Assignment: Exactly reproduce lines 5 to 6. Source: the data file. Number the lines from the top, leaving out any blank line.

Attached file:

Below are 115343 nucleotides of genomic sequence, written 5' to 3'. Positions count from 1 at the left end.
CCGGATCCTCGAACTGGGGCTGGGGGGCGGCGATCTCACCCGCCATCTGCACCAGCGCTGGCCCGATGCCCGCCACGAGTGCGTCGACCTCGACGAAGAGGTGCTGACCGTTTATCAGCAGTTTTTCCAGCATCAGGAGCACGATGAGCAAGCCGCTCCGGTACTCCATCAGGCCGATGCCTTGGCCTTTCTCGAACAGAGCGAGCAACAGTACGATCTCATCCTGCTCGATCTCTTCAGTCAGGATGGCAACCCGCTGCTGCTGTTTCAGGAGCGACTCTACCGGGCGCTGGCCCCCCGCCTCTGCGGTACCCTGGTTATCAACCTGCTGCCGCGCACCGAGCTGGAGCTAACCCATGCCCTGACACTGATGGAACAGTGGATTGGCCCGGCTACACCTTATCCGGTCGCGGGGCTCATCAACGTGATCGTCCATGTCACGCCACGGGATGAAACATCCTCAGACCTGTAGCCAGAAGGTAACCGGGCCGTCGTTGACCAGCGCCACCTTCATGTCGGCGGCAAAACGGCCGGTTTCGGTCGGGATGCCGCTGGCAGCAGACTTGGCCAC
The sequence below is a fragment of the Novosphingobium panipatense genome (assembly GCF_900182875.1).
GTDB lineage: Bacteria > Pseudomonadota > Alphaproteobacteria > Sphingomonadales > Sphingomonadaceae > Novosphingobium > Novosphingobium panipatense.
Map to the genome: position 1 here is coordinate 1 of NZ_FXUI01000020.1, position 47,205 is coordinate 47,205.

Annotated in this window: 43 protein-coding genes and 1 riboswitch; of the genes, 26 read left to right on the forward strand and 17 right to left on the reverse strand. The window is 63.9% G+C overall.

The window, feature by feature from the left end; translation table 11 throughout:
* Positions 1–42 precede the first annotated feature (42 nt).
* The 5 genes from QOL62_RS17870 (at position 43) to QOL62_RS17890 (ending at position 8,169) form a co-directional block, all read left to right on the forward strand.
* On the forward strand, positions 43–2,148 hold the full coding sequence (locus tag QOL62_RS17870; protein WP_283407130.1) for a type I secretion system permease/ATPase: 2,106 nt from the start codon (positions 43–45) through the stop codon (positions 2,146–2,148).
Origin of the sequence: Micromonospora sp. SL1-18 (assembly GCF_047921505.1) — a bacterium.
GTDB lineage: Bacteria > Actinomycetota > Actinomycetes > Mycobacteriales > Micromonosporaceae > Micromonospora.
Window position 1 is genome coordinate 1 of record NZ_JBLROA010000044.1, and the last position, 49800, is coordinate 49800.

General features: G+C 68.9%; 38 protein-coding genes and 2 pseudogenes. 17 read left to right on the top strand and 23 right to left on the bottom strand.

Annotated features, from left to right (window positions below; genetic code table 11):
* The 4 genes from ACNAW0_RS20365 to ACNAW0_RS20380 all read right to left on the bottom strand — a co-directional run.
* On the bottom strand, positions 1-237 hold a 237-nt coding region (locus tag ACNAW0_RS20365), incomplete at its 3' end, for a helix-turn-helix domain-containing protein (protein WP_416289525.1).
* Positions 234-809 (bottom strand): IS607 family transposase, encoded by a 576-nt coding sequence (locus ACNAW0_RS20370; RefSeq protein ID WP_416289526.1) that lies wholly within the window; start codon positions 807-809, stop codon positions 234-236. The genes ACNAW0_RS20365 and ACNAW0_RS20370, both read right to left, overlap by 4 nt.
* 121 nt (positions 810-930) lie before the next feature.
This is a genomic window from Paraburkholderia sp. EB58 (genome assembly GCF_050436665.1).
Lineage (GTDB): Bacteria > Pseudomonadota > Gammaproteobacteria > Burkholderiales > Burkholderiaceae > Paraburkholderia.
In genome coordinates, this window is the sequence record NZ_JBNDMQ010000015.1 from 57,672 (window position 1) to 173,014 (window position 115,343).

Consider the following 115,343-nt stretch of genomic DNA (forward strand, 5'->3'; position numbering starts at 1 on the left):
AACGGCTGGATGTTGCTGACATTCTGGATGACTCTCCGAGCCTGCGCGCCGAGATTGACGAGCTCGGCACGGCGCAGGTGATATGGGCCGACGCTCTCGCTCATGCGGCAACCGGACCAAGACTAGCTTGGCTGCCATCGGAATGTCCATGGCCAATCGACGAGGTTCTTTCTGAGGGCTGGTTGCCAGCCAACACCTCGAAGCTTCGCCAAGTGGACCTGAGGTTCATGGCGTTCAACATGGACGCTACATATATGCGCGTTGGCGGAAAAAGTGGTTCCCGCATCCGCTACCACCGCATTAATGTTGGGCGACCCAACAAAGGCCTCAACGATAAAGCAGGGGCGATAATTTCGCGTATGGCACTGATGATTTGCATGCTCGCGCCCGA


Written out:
Map to the genome: position 1 here is coordinate 1 of NZ_FXUI01000020.1, position 47,205 is coordinate 47,205.

Annotated in this window: 43 protein-coding genes and 1 riboswitch; of the genes, 26 read left to right on the forward strand and 17 right to left on the reverse strand. The window is 63.9% G+C overall.